On 24 January 2024, the Department for Business and Trade announced that fake reviews and unavoidable hidden or “dripped” charges will be added to the list of banned practices under consumer law in the UK.  The amendments are intended “to ensure customers can compare purchases with ease, aren’t duped by fake reviews, and have the sting of hidden fees taken away.”[1]

On 1 February 2024, the European Supervisory Authorities (ESAs) published a report on a 2023 stocktaking of direct financial services offered by BigTechs[1] in the EU (the Report).  

The Report highlights certain characteristics of BigTech firms, in particular various types of inter-dependencies between BigTechs’ non-financial and financial services offerings, and identifies opportunities and risks flowing from these inter-dependencies. It also records national competent authorities’ supervisory and regulatory observations as well as some initial suggestions how these could be addressed. Lastly, it states that, as a next step, the ESAs will establish a “multi-faceted data matrix” to enhance their monitoring of BigTech firms.

In a unanimous judgment, the Court of Appeal of England and Wales (CoA) reaffirmed the Competition and Market Authority’s (CMA) power to require overseas companies with no branches in the UK to produce documents and information when investigating suspected anticompetitive conduct.  The CoA considered that not allowing the CMA to obtain information from overseas companies would create a “gaping lacuna” in the CMA’s ability to perform its statutory duties. 

On 24 November 2023, the Financial Conduct Authority (FCA) published a Call for Input on the potential competition impacts arising from the data asymmetry between Big Tech firms and firms in financial services. The Call for Input follows the FCA’s October 2022 Discussion Paper regarding the potential competition impacts of Big Tech entry and expansion in retail financial services, and its July 2023 Feedback Statement summarising the responses to the Discussion Paper. [1]

On 12 July, 2023, the Financial Conduct Authority (FCA) published a Feedback Statement summarising responses to its October 2022 Discussion Paper entitled “The potential competition impacts of Big Tech entry and expansion in retail financial services.”[1]

On 31 July 2023, the Competition and Markets Authority (CMA) issued an infringement decision finding that Leicester City Football Club and JD Sports had colluded to restrict competition in the sales of Leicester City-branded clothing, including replica kit, in the UK.  Leicester City FC and its parent companies reached a settlement agreement with the CMA, under which they will pay a fine of £880,000.  JD Sports had reported the infringement to the CMA, in exchange for immunity from financial penalties.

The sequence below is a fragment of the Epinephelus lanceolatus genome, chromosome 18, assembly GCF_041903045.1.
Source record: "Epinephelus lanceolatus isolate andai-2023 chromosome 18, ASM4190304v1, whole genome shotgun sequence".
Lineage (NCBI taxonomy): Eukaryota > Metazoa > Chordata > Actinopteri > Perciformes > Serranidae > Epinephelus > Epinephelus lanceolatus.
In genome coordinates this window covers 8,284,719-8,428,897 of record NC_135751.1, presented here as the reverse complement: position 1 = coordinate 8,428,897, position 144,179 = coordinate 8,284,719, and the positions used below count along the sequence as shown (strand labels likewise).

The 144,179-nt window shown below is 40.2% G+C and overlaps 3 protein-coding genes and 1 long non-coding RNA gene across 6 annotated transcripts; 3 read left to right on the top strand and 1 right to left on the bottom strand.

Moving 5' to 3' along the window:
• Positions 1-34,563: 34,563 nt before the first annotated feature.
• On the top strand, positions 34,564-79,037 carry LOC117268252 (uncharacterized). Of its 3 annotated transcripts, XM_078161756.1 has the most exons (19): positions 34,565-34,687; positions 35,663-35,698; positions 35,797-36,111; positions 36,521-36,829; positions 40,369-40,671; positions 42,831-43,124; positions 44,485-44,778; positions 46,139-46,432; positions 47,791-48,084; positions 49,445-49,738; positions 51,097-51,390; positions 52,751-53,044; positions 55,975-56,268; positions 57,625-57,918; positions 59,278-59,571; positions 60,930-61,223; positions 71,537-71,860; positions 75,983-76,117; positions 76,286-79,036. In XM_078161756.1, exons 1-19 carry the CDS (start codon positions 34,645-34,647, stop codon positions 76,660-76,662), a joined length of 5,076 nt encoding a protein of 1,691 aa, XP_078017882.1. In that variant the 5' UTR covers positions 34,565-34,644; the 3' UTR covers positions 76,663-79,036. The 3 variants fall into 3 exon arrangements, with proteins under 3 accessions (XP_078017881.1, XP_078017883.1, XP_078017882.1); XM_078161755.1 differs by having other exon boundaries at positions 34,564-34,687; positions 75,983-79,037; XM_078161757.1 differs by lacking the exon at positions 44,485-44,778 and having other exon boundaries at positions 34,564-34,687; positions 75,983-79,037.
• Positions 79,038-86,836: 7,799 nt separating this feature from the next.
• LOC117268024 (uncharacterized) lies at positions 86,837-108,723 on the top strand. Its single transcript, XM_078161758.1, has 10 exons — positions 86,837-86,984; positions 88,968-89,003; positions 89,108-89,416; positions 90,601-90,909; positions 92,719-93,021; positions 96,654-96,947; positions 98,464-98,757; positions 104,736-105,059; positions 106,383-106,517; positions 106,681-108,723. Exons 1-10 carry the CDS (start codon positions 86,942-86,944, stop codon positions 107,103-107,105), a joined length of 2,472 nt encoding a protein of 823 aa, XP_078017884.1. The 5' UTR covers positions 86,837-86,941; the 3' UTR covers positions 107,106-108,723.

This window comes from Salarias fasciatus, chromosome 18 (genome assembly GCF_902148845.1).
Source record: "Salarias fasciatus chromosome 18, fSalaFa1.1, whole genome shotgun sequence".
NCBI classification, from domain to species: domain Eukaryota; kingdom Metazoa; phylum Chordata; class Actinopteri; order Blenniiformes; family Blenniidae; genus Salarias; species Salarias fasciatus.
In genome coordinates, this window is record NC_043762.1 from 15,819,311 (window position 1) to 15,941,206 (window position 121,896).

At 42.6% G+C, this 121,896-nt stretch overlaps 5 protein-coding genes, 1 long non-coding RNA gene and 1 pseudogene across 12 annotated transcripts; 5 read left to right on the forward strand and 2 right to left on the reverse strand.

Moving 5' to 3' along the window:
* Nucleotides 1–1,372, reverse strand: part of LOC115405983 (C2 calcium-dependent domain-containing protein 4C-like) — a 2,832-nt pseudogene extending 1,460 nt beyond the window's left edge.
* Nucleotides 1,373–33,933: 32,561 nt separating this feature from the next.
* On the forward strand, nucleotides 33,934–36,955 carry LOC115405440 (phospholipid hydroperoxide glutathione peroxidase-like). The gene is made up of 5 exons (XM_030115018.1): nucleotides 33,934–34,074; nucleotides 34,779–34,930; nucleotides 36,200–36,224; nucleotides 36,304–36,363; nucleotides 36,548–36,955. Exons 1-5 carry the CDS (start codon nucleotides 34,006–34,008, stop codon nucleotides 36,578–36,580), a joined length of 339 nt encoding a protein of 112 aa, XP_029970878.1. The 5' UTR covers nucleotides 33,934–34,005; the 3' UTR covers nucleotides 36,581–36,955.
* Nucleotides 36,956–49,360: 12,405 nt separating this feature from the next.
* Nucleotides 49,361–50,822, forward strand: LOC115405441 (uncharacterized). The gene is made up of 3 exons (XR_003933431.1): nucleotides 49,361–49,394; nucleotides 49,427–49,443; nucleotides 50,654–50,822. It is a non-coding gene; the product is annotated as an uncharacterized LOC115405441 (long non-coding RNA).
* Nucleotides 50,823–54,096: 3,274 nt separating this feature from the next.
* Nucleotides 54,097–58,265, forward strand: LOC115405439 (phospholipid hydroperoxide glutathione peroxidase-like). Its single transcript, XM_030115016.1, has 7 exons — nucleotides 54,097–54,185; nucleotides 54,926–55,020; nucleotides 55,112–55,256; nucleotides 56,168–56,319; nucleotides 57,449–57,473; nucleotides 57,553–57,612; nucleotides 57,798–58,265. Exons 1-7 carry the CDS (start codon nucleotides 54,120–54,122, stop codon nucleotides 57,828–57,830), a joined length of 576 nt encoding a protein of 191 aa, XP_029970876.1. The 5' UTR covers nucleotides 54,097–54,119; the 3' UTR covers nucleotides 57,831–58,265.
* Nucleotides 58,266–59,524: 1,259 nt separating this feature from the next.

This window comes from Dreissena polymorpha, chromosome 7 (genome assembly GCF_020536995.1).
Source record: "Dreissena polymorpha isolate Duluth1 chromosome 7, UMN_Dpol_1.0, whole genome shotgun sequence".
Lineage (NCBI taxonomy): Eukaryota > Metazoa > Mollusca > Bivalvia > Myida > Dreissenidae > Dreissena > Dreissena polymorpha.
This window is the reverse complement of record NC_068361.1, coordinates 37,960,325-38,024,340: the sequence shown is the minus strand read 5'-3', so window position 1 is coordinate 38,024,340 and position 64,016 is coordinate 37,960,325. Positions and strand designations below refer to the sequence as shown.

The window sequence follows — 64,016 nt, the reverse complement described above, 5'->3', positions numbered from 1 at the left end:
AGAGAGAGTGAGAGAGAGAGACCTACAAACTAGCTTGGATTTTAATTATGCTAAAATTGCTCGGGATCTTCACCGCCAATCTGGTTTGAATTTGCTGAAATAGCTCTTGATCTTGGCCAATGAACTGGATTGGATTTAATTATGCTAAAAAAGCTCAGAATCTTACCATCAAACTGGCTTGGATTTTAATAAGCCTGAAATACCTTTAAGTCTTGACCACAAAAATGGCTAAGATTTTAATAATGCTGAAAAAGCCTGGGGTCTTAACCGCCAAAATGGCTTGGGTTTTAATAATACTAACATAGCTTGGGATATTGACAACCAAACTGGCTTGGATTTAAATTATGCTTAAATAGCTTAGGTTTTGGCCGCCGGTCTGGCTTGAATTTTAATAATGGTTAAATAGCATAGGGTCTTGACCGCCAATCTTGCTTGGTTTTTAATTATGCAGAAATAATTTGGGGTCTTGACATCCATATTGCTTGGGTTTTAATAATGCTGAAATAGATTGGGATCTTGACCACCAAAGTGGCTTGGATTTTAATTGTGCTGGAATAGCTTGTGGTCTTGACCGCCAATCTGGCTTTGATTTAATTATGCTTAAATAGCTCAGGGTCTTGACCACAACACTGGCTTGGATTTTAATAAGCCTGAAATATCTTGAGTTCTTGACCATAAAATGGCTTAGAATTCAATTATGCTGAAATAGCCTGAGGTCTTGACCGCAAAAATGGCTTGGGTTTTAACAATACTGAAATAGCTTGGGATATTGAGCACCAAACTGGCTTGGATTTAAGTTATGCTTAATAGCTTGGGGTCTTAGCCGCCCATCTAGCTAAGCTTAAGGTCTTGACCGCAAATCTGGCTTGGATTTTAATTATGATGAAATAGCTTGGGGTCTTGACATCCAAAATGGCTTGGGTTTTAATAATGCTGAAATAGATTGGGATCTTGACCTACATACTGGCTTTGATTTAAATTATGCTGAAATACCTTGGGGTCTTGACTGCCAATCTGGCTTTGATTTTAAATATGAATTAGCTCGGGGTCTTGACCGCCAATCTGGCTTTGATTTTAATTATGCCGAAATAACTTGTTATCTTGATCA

On 10 July 2023, the UK Competition Appeal Tribunal (CAT) dismissed an appeal by Canadian software company Dye & Durham’s (D&D) against a decision of the Competition and Markets Authority (CMA) to reject a proposed “dual-track” remedy.  The case arose out of the CMA’s investigation of D&D’s completed acquisition of TM Group (TMG), which resulted in the CMA requiring D&D to divest TMG to a suitable purchaser. 

Making markets work for consumers is a core mission for UK agencies with competition and consumer protection responsibilities.  This task assumes heightened importance in the context of current cost-of-living pressures.  In this post, we discuss recent regulatory interventions that have focused on these issues.

The UK introduced a new collective proceedings regime for competition damages claims in October 2015.[1]  The early years of the new regime were characterized by cautious uncertainty as the Competition Appeal Tribunal (CAT) and the appellate courts grappled with identifying the standards for certification.[2]  It took almost six years before the CAT certified the first claim in Merricks in August 2021.[3]  The CAT subsequently certified 10 other claims in less than two years, which in turn, encouraged additional claims to be brought.

On 25 May 2023, the High Court ordered that an individual disqualified by the Competition and Markets Authority (CMA) may continue as the director of Cantillon, a construction company fined £1.92 million for its involvement in a bid-rigging cartel.[1]  The High Court’s Order—which was opposed by the CMA—is the fourth time since 2019 that the Court has granted an exemption from a director disqualification undertaking obtained by the CMA.